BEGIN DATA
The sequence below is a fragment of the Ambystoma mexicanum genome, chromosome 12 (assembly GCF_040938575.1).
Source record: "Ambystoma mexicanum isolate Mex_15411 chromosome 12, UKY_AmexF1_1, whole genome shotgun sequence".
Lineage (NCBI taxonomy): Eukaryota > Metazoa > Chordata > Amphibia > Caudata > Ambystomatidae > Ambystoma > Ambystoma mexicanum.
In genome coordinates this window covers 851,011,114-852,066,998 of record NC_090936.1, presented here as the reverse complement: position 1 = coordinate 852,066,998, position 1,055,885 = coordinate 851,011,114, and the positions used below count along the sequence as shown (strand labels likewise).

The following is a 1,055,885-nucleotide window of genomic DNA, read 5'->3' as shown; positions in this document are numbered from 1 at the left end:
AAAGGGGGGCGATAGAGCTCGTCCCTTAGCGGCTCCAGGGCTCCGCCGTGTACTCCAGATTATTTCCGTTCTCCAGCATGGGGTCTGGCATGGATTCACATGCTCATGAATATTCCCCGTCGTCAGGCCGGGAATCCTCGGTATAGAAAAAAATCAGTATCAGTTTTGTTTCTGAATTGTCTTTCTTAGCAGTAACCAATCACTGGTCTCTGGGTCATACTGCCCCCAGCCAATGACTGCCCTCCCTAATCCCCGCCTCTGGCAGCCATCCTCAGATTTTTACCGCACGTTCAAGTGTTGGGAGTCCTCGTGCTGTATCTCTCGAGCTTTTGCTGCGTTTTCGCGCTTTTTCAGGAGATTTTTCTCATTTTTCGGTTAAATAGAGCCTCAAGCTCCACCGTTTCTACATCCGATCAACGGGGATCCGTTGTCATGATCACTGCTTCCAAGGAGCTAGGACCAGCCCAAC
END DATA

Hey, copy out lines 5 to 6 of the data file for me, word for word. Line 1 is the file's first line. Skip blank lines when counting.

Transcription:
The following is a 1,055,885-nucleotide window of genomic DNA, read 5'->3' as shown; positions in this document are numbered from 1 at the left end:
AAAGGGGGGCGATAGAGCTCGTCCCTTAGCGGCTCCAGGGCTCCGCCGTGTACTCCAGATTATTTCCGTTCTCCAGCATGGGGTCTGGCATGGATTCACATGCTCATGAATATTCCCCGTCGTCAGGCCGGGAATCCTCGGTATAGAAAAAAATCAGTATCAGTTTTGTTTCTGAATTGTCTTTCTTAGCAGTAACCAATCACTGGTCTCTGGGTCATACTGCCCCCAGCCAATGACTGCCCTCCCTAATCCCCGCCTCTGGCAGCCATCCTCAGATTTTTACCGCACGTTCAAGTGTTGGGAGTCCTCGTGCTGTATCTCTCGAGCTTTTGCTGCGTTTTCGCGCTTTTTCAGGAGATTTTTCTCATTTTTCGGTTAAATAGAGCCTCAAGCTCCACCGTTTCTACATCCGATCAACGGGGATCCGTTGTCATGATCACTGCTTCCAAGGAGCTAGGACCAGCCCAAC